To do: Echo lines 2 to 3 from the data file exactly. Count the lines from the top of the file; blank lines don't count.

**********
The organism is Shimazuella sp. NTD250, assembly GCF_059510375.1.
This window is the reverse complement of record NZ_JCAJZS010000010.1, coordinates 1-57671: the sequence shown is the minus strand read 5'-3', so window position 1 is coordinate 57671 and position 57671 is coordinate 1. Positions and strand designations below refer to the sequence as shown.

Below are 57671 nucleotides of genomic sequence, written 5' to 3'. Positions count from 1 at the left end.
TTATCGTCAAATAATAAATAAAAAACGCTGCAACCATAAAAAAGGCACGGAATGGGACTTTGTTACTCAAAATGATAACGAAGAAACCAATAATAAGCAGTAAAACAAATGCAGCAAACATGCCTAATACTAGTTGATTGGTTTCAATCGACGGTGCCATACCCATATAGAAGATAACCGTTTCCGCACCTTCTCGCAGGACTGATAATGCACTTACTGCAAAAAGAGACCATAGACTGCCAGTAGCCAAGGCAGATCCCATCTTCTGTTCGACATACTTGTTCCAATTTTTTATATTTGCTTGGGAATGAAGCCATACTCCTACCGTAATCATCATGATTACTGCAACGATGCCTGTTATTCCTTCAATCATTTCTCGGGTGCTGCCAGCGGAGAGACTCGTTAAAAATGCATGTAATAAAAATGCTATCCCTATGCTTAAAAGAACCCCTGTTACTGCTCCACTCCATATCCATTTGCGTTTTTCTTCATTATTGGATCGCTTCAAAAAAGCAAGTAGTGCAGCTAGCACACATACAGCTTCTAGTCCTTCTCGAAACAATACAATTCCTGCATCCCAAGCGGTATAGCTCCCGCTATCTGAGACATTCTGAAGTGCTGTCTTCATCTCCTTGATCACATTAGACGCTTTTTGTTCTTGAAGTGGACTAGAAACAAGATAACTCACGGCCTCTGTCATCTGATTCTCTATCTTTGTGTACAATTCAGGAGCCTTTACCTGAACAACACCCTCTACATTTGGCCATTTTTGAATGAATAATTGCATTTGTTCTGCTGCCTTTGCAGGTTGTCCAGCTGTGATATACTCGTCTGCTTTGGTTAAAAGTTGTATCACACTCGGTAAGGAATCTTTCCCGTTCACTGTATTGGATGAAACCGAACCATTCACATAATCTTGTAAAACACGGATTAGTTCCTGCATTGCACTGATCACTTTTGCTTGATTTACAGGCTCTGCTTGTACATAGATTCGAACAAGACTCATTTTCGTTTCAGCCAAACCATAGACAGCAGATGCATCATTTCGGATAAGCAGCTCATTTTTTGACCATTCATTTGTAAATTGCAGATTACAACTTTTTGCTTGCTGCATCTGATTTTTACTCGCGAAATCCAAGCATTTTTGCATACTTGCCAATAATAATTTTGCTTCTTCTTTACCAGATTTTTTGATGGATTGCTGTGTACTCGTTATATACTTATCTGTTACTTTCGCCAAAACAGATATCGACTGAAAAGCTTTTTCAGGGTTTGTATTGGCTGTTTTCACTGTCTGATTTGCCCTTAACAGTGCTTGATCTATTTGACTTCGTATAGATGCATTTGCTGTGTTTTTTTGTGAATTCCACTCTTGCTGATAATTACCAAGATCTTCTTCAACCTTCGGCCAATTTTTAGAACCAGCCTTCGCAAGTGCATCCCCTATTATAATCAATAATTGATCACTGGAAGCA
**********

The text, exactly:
This window is the reverse complement of record NZ_JCAJZS010000010.1, coordinates 1-57671: the sequence shown is the minus strand read 5'-3', so window position 1 is coordinate 57671 and position 57671 is coordinate 1. Positions and strand designations below refer to the sequence as shown.

Below are 57671 nucleotides of genomic sequence, written 5' to 3'. Positions count from 1 at the left end.